Monday, July 15, 2019

The Nixon-Trump Southern Strategy Goes North: The Midwest, Race, and the 2020 Presidential Election

Donald Trump’s recent tweet telling Congresswomen  Ocasio-Cortez, Tlaib, Pressley, and Omar  (all female and people of color) to leave the country is the most recent example of his effort to take Richard Nixon’s old southern strategy and apply it to the Midwest.  Trump is betting that it will work as effectively in 2020 as did it work for Nixon in 1968.  Whether it does, tells us a lot about where the US is today in terms of race relations.

Consider some American history.  From the US Civil War until the 1960s political scientists such as V.O. Key refer to the “Solid South.”   Republican Party opposed slavery and Democrats resisted civil rights.  The result was that the US South voted consistently for Democrats at all levels of office, but especially for president.  The south was a mainstay for the Democratic Party.

But beginning in the 1960s the Solid South cracked, and it did so over civil rights.  First it was the 1954 Supreme Court’s Brown v. Board of Education decision that demanded integrated schools.  Then it was President Lyndon Johnson’s signing of the 1964 Civil Rights bill (and where he reputedly declared that with the signing of the bill the Democrats had lost the south for the rest of the century).  These two events launched a chain reaction of events. In 1963  George Wallace inaugurated his Alabama governorship by declaring “"segregation now, segregation tomorrow, segregation forever," and he mounted his 1968 presidential campaign on opposition to civil rights.

While never as overtly racist as Wallace, Richard Nixon’s 1968 campaign centered on race.  Nixon ran as a law and order, war on drugs, get tough on crime president.  Given the unrest in urban cores in the US and the civil rights demonstrations, these phrases of Nixon were code words for race.  The strategy worked–Nixon won, and he did so by winning several southern states no Republican had secured in 100 years.

The Republican Southern strategy of appealing to race and white conservatism was well described by Kevin Phillips, the architect of Nixon’s 1968 campaign and author of the 1969 The Emerging Republican Majority.  It described a majority of white working class American who in reaction to civil rights and cultural progressivism, would break away from the Democrats and vote Republican.
Largely the strategy worked.  Subsequent Republicans appealed to race and also to economic insecurities and anxieties to move working class Democrats over.  At first they were called “Reagan  Democrats, then perhaps Tea Parties, then perhaps now Trump Democrats.  Race was covert in moving them.  But sometimes, such as in the presidential race between George  H.W. Bush and Michael Dukakis, race was overt.  In that campaign the “Willie Horton” ads depicted a Black felon who had raped and murdered a woman.  Polls and evidence suggested these ads were decisive in helping Bush win by peeling off white voters from the Democrats.  All this was part of the Republican Southern Strategy.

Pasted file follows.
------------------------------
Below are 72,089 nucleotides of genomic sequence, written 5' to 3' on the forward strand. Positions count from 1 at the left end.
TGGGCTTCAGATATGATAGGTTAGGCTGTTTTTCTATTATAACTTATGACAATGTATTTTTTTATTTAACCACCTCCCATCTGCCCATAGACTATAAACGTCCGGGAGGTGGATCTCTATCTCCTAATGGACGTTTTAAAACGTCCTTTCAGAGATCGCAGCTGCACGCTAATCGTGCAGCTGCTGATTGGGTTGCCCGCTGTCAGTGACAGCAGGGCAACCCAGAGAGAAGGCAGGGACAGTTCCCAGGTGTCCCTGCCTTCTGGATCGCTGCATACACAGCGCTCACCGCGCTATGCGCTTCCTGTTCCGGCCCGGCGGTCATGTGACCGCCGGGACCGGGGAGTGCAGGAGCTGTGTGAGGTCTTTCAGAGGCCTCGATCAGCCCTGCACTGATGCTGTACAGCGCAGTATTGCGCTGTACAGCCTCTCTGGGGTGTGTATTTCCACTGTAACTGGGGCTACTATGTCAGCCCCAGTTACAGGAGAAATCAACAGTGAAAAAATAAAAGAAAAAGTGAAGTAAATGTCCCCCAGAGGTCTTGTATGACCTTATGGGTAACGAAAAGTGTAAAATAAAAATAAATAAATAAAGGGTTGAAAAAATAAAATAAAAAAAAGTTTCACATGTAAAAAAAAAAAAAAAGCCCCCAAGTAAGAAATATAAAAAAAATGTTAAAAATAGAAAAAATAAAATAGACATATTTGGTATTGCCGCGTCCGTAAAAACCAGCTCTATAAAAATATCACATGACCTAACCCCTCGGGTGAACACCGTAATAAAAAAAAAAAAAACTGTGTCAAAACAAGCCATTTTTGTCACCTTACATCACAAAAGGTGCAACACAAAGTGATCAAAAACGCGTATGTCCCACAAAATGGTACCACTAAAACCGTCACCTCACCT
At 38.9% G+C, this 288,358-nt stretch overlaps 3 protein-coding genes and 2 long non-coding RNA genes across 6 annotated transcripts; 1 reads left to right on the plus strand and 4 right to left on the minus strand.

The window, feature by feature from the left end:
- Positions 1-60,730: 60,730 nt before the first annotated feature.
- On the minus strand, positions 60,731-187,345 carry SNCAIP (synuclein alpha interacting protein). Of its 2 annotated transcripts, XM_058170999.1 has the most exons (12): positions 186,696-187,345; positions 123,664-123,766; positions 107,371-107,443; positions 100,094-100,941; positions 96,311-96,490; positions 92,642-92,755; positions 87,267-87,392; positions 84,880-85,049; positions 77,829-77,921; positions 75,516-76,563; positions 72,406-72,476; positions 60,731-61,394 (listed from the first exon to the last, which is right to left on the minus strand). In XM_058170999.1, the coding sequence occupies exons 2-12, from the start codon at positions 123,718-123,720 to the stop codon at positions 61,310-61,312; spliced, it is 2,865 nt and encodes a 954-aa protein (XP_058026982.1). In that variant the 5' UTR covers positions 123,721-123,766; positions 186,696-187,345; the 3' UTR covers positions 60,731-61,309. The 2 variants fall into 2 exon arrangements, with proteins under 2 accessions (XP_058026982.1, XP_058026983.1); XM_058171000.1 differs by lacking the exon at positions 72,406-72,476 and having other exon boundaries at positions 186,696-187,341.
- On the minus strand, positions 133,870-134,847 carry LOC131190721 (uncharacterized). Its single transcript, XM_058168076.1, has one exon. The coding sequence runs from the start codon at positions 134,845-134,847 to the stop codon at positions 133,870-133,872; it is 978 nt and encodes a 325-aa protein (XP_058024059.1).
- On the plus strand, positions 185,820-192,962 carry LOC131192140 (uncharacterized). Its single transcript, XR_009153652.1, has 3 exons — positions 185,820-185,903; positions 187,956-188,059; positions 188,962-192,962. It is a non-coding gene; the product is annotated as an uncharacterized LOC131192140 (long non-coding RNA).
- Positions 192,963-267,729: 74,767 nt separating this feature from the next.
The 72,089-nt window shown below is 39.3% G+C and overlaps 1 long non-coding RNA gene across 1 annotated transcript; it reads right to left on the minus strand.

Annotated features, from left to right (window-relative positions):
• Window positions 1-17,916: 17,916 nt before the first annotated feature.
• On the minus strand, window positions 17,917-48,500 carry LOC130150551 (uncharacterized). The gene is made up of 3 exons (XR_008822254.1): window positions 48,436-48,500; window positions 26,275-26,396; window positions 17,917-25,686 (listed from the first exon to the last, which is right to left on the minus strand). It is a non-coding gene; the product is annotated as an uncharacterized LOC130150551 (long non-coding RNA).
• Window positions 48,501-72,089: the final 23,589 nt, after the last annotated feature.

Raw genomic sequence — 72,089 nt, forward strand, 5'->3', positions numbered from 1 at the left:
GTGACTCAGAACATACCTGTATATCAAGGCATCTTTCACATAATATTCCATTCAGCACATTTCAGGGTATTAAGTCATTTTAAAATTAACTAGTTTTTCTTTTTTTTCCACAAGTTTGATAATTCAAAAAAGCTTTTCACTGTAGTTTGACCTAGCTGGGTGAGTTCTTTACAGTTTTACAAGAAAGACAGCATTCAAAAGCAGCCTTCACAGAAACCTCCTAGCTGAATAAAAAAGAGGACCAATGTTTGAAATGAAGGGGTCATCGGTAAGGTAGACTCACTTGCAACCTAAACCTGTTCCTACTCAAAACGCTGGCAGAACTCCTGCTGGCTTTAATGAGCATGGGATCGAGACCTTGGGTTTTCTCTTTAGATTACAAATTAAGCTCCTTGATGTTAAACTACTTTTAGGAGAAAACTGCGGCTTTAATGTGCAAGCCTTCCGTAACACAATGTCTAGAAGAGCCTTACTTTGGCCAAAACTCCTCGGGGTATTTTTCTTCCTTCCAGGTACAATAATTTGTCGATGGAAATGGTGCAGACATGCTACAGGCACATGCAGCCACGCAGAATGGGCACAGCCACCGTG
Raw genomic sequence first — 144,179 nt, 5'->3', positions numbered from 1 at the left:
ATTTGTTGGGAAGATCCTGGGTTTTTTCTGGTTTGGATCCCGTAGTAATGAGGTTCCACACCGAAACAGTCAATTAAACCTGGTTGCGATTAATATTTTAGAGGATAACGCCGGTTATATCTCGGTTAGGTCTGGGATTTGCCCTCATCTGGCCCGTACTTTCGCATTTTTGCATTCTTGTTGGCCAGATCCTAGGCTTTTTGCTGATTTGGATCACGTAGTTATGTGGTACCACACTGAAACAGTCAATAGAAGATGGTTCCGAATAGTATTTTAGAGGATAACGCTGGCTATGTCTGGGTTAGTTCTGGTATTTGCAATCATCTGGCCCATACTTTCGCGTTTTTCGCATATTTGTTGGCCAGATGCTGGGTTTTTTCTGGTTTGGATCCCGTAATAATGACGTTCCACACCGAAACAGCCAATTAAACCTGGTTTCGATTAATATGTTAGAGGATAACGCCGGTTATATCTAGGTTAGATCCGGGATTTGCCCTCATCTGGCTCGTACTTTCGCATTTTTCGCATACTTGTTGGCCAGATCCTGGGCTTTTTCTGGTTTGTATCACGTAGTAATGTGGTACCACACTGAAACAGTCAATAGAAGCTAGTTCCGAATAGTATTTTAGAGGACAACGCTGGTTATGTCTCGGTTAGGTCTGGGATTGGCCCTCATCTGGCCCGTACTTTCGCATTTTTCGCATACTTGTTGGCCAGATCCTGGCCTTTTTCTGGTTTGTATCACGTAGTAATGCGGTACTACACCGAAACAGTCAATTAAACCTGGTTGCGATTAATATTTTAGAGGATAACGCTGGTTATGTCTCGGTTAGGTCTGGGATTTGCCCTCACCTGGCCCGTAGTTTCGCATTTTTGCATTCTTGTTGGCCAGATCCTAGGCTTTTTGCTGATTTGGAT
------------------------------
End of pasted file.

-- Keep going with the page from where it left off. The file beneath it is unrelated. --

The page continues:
And it worked.  By the mid 1990s Democrats had all but disappeared from the South at all levels of office.  The solid south was now a Republican south.

Enter Donald Trump.  His 2016 presidential campaign was famous for at least two points.  One, it appealed to the economic and racial anxiety of white working class America.  Two, it was a Midwest strategy.  Attacks on Mexicans and immigrants as rapists, drug smugglers, and criminals who take American jobs and collect welfare were a mainstay of his 2016 campaign. No surprise that such rhetoric appealed to many southern whites, but what surprised many was its success in appealing to working class whites in the Midwest.    These were individuals who had seen their coal mine, auto, or steel plants disappear.  Trump offered an answer–it was immigration, immigrants, and off-shoring of jobs that was to blame.  Bringing back coal was less about really bringing back coal than it was code word for race.  And it worked.  Trump split the Midwest–one described as a firewall for Democrats, by winning all the states there except for Illinois and Minnesota.

What Trump did in 2016 was to take Nixon’s Southern Strategy that split the Solid South  in 1968 and use it in the Midwest to break the Democrats’ firewall.  Only now for 2020, the rhetoric  is more explicit–it looks more like George Wallace than Richard Nixon.  Attacking Representatives  Congresswomen  Ocasio-Cortez, Tlaib, Pressley, and Omar was explicitly and outwardly racist.  The House of Representatives will condemn it, the media will attack it, many Republicans will renounce it.  But it may work as an effective 2020 strategy, further motivating Trump’s base to show up and vote.

Longer term the Trump’s Southern Strategy in the Midwest will fail.  Demographic trends  point to working class whites as a decreasing percentage of the electorate each year.  But right now this group is still the largest voting bloc in America.  For Trump to win in 2020 he needs the Midwest, but he needs his base to come out to vote in even greater percentages than in 2016.  Were he to win in 2020 it suggests that America is not yet “post-racial.” that large chucks of the American electorate still resonates to racial cues, and that Nixon’s 1968 Southern Strategy is not dead but has shifted to the Midwest.

No comments:

Post a Comment